Painting the outside of your home is a big commitment, and it is likely a big investment, too. The last thing you would want to happen is see all of your hard work squandered because of rain or sun damage. Even drying paint jobs that make it through bad weather may see reduced lifespans and higher occurrence of problems like flakes, bubbles and drips.
To ensure that your paint job is done right the first time and will last as long as possible, time your work to coincide with the best possible conditions. Here are some periods to aim for before you start dipping your first roller:
Your best bet for painting your home is timing the project around seasons with ideal temperatures. Those perfect times of the year when your energy bills are super low because you do not need to use your heat nor your air conditioner are also perfect for painting. Mid to late spring and early fall usually create mild conditions and temperatures in the “sweet spot” range between 60 and 85 °F.
One of your biggest deciding seasonal factors will be frost. Spring can have late frosts, and fall will develop frosts around late October to early November, depending on the climate. Since frost can severely compromise the chemical integrity of paint, try to begin your project when temperatures are mild and the risk of frost is low.
Rain will be the most immediate job-killer for exterior home painting. Check your forecast and avoid starting an exterior painting project when there could be a high chance of rain for the next two days. Since paint can take a long time to fully cure, also try to avoid painting when a heavy rain system could arrive within two weeks of finishing a project.
Humidity and Dew Point
Humidity can put a damper on your project just as quickly as rain. Relative humidity should be between 40 to 60 percent during application. Too low of humidity and the paint dries too quickly, making it more likely to shrink and crack. Too high of humidity and it will not dry properly, making it stay tacky and pick up debris from passing winds.
Similarly, dew point will dictate the time of day you are painting. The dew point will be a set temperature on the weather forecast that indicates when fog or moisture will form. When temperatures drop below this dew point, dew will begin appearing on surfaces, including your paint job.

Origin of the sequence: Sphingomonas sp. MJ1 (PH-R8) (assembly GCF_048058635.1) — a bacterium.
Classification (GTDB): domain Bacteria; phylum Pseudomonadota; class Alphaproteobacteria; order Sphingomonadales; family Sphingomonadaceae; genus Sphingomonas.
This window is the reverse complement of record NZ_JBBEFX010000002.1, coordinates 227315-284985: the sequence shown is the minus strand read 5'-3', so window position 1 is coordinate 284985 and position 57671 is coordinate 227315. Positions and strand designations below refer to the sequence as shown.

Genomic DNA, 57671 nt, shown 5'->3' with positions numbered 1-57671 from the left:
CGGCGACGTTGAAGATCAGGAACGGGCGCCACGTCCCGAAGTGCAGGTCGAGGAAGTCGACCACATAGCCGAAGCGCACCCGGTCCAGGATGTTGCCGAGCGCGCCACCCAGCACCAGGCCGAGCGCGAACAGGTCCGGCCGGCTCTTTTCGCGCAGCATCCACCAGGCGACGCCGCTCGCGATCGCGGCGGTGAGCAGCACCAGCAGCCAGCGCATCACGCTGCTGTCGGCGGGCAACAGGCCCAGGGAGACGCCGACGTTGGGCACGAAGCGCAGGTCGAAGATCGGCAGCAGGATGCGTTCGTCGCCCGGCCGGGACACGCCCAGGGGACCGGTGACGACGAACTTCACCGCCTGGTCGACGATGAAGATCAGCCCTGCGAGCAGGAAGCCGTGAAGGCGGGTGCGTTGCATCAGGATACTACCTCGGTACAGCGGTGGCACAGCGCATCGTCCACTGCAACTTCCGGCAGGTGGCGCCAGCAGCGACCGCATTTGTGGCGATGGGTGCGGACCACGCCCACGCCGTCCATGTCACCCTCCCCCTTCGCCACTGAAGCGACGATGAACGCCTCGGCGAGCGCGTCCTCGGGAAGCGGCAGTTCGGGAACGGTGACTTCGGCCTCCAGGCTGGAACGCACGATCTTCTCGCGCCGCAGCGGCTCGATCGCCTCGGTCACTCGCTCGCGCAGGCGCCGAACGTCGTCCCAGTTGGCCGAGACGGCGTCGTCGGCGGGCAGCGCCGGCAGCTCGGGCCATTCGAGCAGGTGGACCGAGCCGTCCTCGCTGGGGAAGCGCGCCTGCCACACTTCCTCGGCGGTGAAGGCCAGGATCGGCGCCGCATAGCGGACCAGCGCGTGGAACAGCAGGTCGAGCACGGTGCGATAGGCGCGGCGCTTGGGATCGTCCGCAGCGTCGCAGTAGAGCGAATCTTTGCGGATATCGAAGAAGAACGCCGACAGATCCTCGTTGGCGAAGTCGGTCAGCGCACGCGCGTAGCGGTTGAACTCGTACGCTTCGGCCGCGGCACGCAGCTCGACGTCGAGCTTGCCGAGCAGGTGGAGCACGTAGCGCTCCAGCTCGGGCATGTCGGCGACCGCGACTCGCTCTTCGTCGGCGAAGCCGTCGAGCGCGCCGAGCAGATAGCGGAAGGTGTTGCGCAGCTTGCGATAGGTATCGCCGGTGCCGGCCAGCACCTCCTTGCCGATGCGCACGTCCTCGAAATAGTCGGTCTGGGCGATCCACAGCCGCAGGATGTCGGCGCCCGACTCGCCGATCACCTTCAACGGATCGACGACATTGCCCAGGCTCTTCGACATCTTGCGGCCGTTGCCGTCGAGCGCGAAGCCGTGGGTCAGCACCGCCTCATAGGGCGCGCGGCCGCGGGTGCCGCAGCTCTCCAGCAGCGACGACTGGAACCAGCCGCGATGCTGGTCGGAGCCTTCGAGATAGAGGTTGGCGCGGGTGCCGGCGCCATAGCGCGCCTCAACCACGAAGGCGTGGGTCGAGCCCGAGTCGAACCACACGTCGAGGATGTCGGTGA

Time your project so that the last brush dip takes place no less than four hours before the temperature is predicted to fall below the dew point.
High winds during painting or within the first day or so of completion will complicate a paint job. Dust tends to stick to the wet paint. Overspray from paint sprayers can splatter. Even ladders may be unstable if the wind is high enough. Keep an eye on heavy winds or incoming storm systems before you begin to prevent these issues.
Exposing a paint coat to direct sunlight while it is drying can cause it to crack or peel. Begin your job early in the morning and paint the exterior side opposite the sun as it shifts throughout the day. Mild temperatures will make this less of an issue, but hot, cloudless days will cause the sun to beat down on your paint and dry it out too fast.
If all of these requirements sound picky, do not become overwhelmed. Temperature and humidity preferences come in a broad range, and as long as the wind or rain does not reach your paint within 36 hours of the last coat, the worst consequences will likely be behind you.
You can also hire a professional painting contractor to time your job perfectly and get it done fast. This effort ensures that your paint job will come out beautifully even without the issues that can come from inexperience.
To have your home looking its best, compare prices from Philadelphia area painting contractors. ServiceWhale makes it easy to obtain free custom quotes for exterior paint jobs without even requiring onsite estimates. Click here to get started.